1857 Dust of Ages is a slim book with a story woven around the events presaging the Mutiny of 1857. It describes the role of British in weakening the Indian royalty and establishing more than a foothold in administration. The book is well researched, the language is simple and the romance which forms the central role in the novella holds attention.
The book is written in a back and forth way switching between past and present. The mystery of the unlikely marriage is maintained and highlighted by the growing dissension between the aristocracy and the British command. The language is passive at times and events jump forward in a ploy to serve the mystery.
Since the book is slim, the story could easily have been written as a novel depicting the whole story. As it is, the ending is abrupt and jarring and leaves the reader wondering why it has been divided into multiple volumes. A clear disclaimer regarding the continuity would also help the readers.
Read it for an imaginative glimpse for colonial India but be prepared to read other volumes to get the whole story.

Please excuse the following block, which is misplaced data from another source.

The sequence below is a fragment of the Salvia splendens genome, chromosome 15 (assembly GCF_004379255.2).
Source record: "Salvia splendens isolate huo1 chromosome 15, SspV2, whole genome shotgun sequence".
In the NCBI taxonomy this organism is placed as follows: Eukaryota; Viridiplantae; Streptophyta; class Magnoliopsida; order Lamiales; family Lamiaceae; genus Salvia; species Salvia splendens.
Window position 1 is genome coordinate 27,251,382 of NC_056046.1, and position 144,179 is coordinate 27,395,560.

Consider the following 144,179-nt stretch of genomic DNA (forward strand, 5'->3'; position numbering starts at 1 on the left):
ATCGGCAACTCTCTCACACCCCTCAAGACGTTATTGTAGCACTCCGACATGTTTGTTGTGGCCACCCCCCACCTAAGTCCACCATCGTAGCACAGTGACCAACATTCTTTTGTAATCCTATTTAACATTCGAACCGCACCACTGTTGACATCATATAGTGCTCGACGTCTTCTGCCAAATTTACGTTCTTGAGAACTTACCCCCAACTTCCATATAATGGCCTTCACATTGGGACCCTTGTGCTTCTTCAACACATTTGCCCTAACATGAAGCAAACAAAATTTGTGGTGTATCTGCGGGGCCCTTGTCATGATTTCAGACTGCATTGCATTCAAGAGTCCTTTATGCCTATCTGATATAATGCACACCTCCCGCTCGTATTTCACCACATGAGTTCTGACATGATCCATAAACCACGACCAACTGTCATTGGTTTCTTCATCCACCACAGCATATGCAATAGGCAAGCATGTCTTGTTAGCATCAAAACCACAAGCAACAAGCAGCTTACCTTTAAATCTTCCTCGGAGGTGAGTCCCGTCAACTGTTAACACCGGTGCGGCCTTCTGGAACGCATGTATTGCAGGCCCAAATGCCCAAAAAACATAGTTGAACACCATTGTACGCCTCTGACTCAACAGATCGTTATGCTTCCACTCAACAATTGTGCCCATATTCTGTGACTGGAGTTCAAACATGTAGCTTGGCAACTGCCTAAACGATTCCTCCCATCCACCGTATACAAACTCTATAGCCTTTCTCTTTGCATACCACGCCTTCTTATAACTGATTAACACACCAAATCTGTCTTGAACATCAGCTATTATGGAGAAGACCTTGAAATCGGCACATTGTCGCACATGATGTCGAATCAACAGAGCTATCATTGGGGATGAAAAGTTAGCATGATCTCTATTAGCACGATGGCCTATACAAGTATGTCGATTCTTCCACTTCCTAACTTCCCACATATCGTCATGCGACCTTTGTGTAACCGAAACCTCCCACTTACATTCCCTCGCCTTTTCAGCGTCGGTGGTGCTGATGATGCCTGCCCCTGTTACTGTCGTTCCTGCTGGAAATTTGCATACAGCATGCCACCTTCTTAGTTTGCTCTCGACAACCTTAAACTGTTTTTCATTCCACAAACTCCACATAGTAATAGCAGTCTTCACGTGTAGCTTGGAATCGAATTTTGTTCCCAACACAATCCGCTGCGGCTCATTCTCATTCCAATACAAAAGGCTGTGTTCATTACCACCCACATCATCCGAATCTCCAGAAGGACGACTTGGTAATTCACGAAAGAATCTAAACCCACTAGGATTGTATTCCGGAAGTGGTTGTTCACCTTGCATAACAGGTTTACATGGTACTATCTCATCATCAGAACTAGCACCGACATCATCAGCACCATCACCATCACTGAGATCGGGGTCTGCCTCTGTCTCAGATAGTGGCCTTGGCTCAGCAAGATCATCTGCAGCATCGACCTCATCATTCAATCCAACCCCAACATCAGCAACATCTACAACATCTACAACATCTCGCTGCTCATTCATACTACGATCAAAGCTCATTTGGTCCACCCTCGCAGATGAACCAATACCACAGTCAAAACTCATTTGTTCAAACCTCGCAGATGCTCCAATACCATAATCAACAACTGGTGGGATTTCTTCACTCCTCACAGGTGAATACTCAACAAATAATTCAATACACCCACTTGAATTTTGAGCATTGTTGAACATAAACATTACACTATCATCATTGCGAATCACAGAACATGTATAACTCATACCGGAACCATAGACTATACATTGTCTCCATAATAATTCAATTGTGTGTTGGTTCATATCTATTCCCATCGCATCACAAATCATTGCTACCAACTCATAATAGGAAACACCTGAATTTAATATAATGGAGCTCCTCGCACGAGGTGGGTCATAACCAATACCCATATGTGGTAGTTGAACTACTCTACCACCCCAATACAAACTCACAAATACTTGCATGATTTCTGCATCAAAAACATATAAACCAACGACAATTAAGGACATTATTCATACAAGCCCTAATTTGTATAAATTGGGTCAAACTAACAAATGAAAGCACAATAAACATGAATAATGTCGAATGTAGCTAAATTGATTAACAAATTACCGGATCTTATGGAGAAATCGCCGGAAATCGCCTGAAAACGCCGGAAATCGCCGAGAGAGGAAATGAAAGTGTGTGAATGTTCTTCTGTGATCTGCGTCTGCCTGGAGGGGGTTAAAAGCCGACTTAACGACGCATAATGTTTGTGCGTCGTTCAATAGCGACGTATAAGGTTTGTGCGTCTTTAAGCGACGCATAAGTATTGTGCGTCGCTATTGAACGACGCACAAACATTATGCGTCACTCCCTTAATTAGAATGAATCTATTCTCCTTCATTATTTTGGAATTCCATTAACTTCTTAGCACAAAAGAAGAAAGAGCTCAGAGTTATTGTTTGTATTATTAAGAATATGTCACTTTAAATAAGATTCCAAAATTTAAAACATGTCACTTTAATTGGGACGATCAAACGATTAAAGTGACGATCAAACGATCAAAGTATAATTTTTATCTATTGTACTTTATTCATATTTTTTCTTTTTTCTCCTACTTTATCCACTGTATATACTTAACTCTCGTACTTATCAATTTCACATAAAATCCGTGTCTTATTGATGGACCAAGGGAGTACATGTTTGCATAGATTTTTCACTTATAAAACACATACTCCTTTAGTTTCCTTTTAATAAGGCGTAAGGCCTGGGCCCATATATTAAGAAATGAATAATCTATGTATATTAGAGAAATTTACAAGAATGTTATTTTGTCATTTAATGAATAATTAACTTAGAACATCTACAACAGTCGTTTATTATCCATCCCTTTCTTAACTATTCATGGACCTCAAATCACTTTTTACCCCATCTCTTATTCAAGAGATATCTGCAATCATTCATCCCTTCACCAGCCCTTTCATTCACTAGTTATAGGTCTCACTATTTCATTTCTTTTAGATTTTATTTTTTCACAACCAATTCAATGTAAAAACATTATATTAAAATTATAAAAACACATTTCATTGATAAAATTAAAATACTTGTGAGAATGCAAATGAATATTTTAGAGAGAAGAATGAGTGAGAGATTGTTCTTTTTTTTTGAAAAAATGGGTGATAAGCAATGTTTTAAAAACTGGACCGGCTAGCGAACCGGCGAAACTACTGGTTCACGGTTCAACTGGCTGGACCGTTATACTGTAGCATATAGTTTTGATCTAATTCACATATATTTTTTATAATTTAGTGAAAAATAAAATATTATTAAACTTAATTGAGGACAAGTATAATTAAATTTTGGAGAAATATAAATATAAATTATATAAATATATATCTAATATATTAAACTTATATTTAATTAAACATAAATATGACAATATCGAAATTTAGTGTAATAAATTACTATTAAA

Find the book details in the book spotlight on this blog:
Camp, Delhi Cantonment, 16 August, 1857.
Things have changed forever. A day spent in the company of my old friend Knox made it clear. These distances can never be bridged.
The pole of his tent snapped in the storm yesterday; and for the sake of old friendship, I offered Knox my humble abode. But his rancour was jarring. His determination to teach the enemy a lesson, the unshaken belief in the rightness of our mission– such bitterness asks too much of friendship and duty.
Earlier we went over the battlefield. One of our regiments was destroying the village near the bridge to prevent the enemy from getting cover in it. Elephants were pulling down the walls. The villagers stood by as their houses turned into mud while the monsoon clouds gathered on the horizon. Unfortunately, they were the Jats, who, for the most part, are our friends. We decided that the destruction of their homes and fields was necessary. Twenty-three men – their countrymen – were lying together in the ditch at the back of the village; we weren’t sure if they were the rebels. A party of Rifles killed then en masse, just to be sure.